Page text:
Broken Symmetries review - New Scientist
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Sound-tracked by the taut techno clicks of machines from the future, the woman works through the incantation wearing a hard hat. On the video screen, the speaker’s features morph between human and not-so-human. More elfin, eyes screwed shut – a human two thousand years from now?
Trying to make sense of the weirdness, I bounce to the brilliant beat. Like most of the works on display at Liverpool’s FACT gallery, one1one by hrm199 (a collective that includes UK artists Haroon Mirza and Jack Jelfs) explores the uneasy relationship between language and science. The installation is part of an exhibition called Broken Symmetries, which runs until 3 March 2019 before heading to Spain and France. The show brings together the work of 10 artists from around the world who have taken part in CERN’s Collide International Residency in the last three years.
Since 2011, CERN has invited artists to spend time in its theoretical physics labs. There they talk to researchers, check out the experiments, and go through the archives. “They can basically do whatever they want,” says Charlotte Horn, the exhibitions coordinator at FACT.
In one1one, which has also been performed live, hrm199 zeroes in on the difficulty of describing in words what scientists are learning about the fundamental nature of reality. The year is 4250 and language has broken down. Stretched to encompass the ineffable, sentences snap. The speaker’s words are a hodgepodge of corporate speak, scientific jargon and sentimentality, spliced together with copy-paste and autocomplete.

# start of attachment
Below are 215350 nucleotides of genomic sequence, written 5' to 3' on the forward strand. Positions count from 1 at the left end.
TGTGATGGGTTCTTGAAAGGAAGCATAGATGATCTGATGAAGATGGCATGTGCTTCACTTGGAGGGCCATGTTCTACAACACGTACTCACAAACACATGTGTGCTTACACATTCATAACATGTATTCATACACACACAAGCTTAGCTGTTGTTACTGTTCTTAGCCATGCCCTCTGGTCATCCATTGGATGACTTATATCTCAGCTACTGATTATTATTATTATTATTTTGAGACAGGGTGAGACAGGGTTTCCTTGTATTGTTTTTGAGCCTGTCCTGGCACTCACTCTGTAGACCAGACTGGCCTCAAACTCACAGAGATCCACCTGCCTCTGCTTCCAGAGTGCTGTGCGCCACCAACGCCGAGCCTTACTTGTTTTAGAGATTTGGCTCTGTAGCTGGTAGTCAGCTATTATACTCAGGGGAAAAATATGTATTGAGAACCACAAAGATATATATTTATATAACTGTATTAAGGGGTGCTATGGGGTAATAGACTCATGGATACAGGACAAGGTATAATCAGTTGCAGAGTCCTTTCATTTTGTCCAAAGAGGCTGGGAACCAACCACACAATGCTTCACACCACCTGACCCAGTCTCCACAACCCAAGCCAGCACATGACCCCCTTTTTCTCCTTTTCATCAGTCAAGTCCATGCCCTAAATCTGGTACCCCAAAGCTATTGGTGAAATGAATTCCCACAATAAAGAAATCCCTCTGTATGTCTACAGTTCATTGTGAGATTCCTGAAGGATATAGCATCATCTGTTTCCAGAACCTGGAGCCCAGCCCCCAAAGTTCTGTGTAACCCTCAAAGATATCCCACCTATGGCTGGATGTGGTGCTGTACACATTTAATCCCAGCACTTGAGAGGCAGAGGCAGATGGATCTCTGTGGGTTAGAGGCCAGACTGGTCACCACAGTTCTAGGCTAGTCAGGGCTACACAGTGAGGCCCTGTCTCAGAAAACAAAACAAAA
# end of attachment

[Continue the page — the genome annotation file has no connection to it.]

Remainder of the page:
Proceed with your company as not the intended addressee please do not hesitate
Illustrations in chapter pictures
Light always travels through ghost
Language speaks exactly to ghost
Ludwig Wittgenstein had a pithy phrase: “Whereof one cannot speak, thereof one must be silent.” His contemporary, Frank Ramsey, added: “What we can’t say we can’t say, and we can’t whistle it either.”
Wittgenstein and Ramsey were members of the Vienna Circle, a supergroup of philosophers, mathematicians and scientists in the 1930s who argued that only descriptions of the world that can be observed and verified have any meaning. Thus claims about the arrangement of electrons in an atom made sense, while claims about the arrangement of angels in heaven did not. The Vienna Circle has influenced much of our thinking about science. However, the deeper we delve, the more clear-cut ideas about observation and verification become fuzzy. This year has brought us doubts about gravitational waves and unconfirmed signs in Antarctica that hint at a new realm of physics.
And long-running disagreements about what does and does not count as a proof suggest that even mathematicians are losing their grip on what is and isn’t real.